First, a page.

As regards to our country, many initiatives both in the past and in the present have been initiated by the Indian Government to bridge this gap of digital divide. The Ministry of Agriculture, Government of India launched one such scheme known as the “Kissan Call Centre“ in 2004 mainly for addressing the issues and queries related to agriculture for the farmers by experts via a single phone call. Project Gyandoot launched by the Madhya Pradesh government was the first of its kind project for rural information network in the Dhar region in Madhya Pradesh. As per the project, each village had to have a computer center at prominent market places to address any doubts or information related to crops. Project Life Lines India launched by the government in November 2006 to promote sustainable development by exploring ideas by a call based information service. The basic aim of this project was to provide expert guidance to the farmers in areas related to agriculture and animal husbandry. Project Bhoomi was initiated by the Karnnataka government to serve as a database related to land ownership and various projects undertaken by various public and private sector companies. ”Friends” launched by Kerala government aims to alleviate the hardships faced by the people by eliminating brokers, and long queues. Project Lokmitra launched by the Himachal Pradesh government aims to provide easy access for people to district and government information while project Tarahaat launched first in Bundelkhand was initiated to provide benefits of internet to India’s rural population. E-Choupal launched by ITC in 2000, reaches out to more than half a million farmers growing soya bean, coffee, wheat, rice and pulses covering 1500 villages across Madhya Pradesh, Karnataka, Andhra Pradesh, and Uttar Pradesh. It provides knowledge on scientific farm practices and facilitates the purchase and sale of farm outputs and inputs from farmer’s doorsteps. The Village Knowledge center project by Swaminathan foundation connected ten villages near Pondicherry by a hybrid wired and wireless network consisting of Computers, Radios, Telephones and facilitates both voice and data transfer.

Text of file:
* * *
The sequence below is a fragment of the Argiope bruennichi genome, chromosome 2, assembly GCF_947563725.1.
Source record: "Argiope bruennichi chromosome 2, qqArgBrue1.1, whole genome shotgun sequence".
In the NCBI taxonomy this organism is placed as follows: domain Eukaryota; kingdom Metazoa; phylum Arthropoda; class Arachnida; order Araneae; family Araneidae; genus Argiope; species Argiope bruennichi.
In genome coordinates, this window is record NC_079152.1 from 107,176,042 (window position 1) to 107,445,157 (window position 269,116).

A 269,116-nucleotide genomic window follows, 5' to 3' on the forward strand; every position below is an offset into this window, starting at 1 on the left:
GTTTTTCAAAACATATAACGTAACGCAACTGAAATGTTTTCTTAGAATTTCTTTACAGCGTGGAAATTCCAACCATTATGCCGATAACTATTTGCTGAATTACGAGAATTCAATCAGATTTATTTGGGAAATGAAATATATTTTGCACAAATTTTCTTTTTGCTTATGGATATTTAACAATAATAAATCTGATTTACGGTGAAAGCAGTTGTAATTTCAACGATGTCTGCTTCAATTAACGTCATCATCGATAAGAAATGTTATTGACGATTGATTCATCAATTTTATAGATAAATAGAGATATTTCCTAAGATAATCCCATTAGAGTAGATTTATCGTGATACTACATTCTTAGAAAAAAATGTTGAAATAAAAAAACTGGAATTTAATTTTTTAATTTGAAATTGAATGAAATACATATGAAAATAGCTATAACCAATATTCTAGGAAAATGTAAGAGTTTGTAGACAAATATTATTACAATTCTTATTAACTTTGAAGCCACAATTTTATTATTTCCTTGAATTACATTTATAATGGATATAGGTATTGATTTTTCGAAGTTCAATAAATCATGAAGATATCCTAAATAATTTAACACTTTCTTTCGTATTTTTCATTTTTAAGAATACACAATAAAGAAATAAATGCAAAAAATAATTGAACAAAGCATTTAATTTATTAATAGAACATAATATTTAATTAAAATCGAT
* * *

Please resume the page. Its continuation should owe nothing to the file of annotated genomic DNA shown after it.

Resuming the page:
The importance of bridging this digital divide in order to achieve and inclusive growth for India is also well understood by the present Modi government under which the ambitious Digital India Initiative has been launched with an initial corpus of Rs.1.13 lakh crores and slated for completion by 2019. It basically aims to connect all gram panchayats by broadband internet, promote e-governance and transform India into a connected knowledge economy. It is one of Modi’s government top priority project and has three core components that include creation of digital infrastructure, delivering services digitally and creation of digital literacy. The project shall be monitored and controlled by Digital India Advisory group and chaired by the ministry of Communications and Information Technology. Within a short span of 5 years the government aims to make 1 crore people digitally literate. Many other initiatives are also being rolled out like BSNL rolling out wi-fi services in major cities and tourist attractions, National Scholarship Portal, E-hospital and e-sign facilities in addition to focus on Electronics Development Fund which aims to promote electronics design and manufacturing in the country. The digital locker shall enable sharing of e-documents across agencies while under the e-hospital system, the citizens can avail healthcare facilities online under a unified platform.
The national scholarships portal is a one stop solution for processing all the scholarships provide by the government of India.
However, one thing should be kept in mind that our efforts towards bridging the digital divide should not be in isolation but multi-dimensional. There should be a planned thrust towards technology growth and it shall go a long way in reducing the digital divide.